Measuring Forests

Mapping forests from space

Measuring the biomass of a tree is not an easy task: unless it is cut and then weighted, its mass can only be inferred indirectly from measurements. In classical forestry, this problem can be solved for instance by measuring the height, diameter of the trunk, wood density and then calculating the mass through allometry. However, in-situ measurements are usually costly and difficult to do in remote areas and thus limited in time and space.

Thanks to the long wavelength of P-band, BIOMASS signal, depending on polarisation, will penetrate through the whole forest layer and scatter back from the bone of the tree (trunk, branches). In this way, information about forest structure can be inferred from space on a global scale.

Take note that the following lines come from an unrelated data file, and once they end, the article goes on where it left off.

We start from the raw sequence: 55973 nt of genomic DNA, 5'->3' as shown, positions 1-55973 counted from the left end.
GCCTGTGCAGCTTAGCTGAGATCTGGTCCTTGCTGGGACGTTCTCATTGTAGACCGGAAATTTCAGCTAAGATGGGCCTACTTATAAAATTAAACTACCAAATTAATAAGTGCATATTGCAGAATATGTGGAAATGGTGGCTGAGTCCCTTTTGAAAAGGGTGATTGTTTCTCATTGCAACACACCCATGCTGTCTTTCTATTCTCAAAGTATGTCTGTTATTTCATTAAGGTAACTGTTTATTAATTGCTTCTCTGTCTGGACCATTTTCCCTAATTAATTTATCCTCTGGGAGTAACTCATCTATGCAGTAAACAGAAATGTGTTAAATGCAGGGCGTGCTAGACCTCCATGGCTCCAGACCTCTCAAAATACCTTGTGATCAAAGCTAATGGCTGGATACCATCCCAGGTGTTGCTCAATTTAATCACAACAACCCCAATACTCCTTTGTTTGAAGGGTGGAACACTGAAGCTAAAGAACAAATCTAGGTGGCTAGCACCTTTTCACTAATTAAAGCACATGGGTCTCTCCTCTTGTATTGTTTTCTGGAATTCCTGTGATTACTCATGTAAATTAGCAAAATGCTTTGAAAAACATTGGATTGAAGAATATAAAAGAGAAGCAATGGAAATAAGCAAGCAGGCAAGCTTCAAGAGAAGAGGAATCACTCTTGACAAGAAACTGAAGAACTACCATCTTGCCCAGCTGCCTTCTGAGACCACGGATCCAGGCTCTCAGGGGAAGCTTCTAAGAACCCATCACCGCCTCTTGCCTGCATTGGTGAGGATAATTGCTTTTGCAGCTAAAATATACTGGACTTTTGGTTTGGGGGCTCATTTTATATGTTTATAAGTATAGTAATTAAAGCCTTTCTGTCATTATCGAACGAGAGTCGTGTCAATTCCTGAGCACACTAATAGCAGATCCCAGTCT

Compared to previous spaceborne SARs, BIOMASS is the first to offer polarimetry (PolSAR), polarimetric-interferometry (PolInSAR) and tomography (TomoSAR) altogether. Interferometric observations allow for the cancellation of the ground contribution from the signal, giving measurements more correlated to the volume of biomass in the tree. The combination of interferometry and polarimetry is used for the retrieval of forest height, while tomography allows mapping forests in 3D.

In addition, the BIOMASS mission will offer the opportunity to pursue secondary objectives such as the retrieval of sub-canopy Digital Terrain Model (DTM), mapping subsurface geology (theoretically possible in deserts and glaciers), measuring ice-sheets velocity and ionosphere properties.

BIOMASS signal Illustration of BIOMASS observation modes.

Last modified April 23, 2021: [ENH] finalized navbar (c4067ca)